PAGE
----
Sarah Koenig and Adnan Syed have a very peculiar relationship. The pair doesn’t have a friendship or function as colleagues, it’s a relationship of narrator and subject matter. This distinction is important due to the constant stress that Koenig puts on her goal not to hold bias in Syed’s case. This, of course, is incredibly difficult to do in Koenig’s case. Despite her best efforts, she becomes passionate about the people, not just the story.
But what makes Serial meta? Obviously, the podcast isn’t a fictional piece. Adnan Syed and Sarah Koenig are real people. Hae Min Lee actually died and there is not a shred of physical proof as to who murdered her all those years ago. Syed was sentenced to a lifetime in prison at 17-years-old. While the other two stories that I am covering in my analysis are fictional works and they have a multitude of frames that cover the fictional realm of possibilities; Serial’s narrative stems from layers of perspectives and media outlets.
Think about it this way: we have the story as told by Adnan which is then told by Sarah Koenig through her interview. She is relaying Adnan’s story and her investigation–with her bias (whether she claims to be or not) and editing– through a podcast that has mood influencing music and sound cues.
So back to my original question, if there is conflict or interaction between the narrator and the subject of the story, how does that affect the meaning of the story? In this case, I think that it’s important to acknowledge’s Koenig’s original quest. Was it to find the truth of the case and either prove or disprove Syed’s innocence? Or, was it meant to bring to light the failings of our justice system?
The story was brought to Koenig’s attention when Rabia Chaudry approached her in concern for the rightful imprisonment of Syed in 2014. Koenig picked up the case right away and made it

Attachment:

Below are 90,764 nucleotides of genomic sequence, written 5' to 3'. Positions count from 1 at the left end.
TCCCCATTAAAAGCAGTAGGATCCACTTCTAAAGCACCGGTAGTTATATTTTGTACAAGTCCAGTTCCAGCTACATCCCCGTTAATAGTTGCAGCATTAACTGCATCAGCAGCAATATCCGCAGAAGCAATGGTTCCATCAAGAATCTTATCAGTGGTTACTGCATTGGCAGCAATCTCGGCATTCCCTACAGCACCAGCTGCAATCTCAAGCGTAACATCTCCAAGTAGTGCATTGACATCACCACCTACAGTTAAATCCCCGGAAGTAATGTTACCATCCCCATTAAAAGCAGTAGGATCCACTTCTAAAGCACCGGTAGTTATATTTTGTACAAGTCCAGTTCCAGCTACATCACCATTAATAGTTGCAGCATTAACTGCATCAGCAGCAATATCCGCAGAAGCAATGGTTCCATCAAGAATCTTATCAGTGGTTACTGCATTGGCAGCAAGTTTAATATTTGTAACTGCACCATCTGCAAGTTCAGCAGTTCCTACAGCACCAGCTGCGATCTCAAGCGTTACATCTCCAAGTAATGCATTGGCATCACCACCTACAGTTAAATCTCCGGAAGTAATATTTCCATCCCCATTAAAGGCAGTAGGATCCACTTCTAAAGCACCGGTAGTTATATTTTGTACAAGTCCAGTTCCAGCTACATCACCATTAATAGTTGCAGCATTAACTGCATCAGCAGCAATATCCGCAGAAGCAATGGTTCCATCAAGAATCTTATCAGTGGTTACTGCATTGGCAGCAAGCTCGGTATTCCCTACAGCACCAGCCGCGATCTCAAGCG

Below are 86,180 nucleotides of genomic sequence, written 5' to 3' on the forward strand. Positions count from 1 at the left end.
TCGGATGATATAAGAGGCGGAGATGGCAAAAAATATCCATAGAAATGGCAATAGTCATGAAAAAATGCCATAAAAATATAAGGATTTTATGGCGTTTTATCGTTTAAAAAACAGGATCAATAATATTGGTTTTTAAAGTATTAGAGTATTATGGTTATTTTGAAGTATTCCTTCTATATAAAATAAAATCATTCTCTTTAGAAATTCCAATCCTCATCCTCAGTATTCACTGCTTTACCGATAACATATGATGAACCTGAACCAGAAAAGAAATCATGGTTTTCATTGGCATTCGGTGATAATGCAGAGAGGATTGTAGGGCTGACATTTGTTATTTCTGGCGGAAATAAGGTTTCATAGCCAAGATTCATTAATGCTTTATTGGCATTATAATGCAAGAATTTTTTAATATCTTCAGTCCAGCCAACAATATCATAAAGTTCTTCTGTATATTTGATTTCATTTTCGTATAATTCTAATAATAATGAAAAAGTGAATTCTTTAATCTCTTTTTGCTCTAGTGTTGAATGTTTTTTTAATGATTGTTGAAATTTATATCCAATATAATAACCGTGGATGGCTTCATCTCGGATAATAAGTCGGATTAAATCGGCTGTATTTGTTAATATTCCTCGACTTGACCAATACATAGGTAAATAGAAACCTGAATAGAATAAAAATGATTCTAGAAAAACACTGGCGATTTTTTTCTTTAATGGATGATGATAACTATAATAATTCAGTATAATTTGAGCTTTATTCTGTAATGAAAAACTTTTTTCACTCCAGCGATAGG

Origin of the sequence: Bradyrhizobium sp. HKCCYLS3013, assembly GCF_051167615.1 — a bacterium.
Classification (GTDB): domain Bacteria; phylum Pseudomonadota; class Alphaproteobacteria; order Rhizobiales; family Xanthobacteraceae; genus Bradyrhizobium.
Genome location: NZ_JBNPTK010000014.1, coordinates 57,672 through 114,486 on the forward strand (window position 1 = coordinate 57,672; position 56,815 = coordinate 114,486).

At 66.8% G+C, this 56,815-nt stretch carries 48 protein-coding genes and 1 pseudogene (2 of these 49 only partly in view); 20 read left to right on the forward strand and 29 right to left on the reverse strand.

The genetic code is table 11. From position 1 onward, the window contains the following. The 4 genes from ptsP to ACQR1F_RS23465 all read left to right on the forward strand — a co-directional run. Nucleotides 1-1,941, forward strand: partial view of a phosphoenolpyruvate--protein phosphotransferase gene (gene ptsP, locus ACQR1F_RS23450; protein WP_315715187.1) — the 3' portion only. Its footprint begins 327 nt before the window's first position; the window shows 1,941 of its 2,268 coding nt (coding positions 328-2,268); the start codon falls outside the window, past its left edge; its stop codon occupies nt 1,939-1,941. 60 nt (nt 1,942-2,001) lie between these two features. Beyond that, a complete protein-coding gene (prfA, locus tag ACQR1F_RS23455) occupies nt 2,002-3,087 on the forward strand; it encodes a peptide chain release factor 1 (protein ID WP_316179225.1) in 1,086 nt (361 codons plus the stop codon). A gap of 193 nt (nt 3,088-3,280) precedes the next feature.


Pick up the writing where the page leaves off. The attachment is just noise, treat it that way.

her mission to report the story. What she found was shocking, and it caught the world’s attention.
Koenig set up the story as a podcast with phone interviews with Syed and other people associated with the case. In a 2014 interview with Nieman Storyboard, Louise Kiernan asked the producers of Serial about the structuring of the podcast. It turns out that they mapped the possible results of the series in advance, and then realized very quickly that the plan was moot. Sarah explained that they have “always known we don’t know exactly how it’s going to end, but assuming it’s going to go the way we think it’s going to go, here’s what we’ll do. And then, when we realize maybe it’s not going the way we think it’s going to go, let’s take it apart and start again.” The framework of the narrative had to be flexible in order to meet the needs of the investigative nature of the podcast. So not only did the project start with multiple layers, the layers changed with each piece of the puzzle falling in to place.
So, it seems as though the original goal of the podcast was indeed to draw attention to the case and those like it, however, it clear that the purpose evolved to include an accurate verdict for Syed; complete with a team of outside attorneys searching the case for concrete evidence against Adnan. In George Amoss jr’s analysis of metanarrative Three Aspects of Metanarrative, he mentions the culture metanarratives “a global or totalizing cultural narrative schema which orders and explains knowledge and experience’ and self-metanarratives “the normally-invisible, intuitive internal structure or orientation that shapes our thinking, feeling, and being in the world.” I think that Serial takes on both aspects of metanarrative in order to establish meaning in the podcast beyond the innocence or guiltiness of a high school student. In the framework of the story, the truth never mattered. It was all a plea for the justice system to be reevaluated to consider cases like Adnan’s. The positive that came out of that meaning is that the truth is struggling to come out but it’s getting closer. So, in the case of Serial, the truth is sought because of a search for meaning.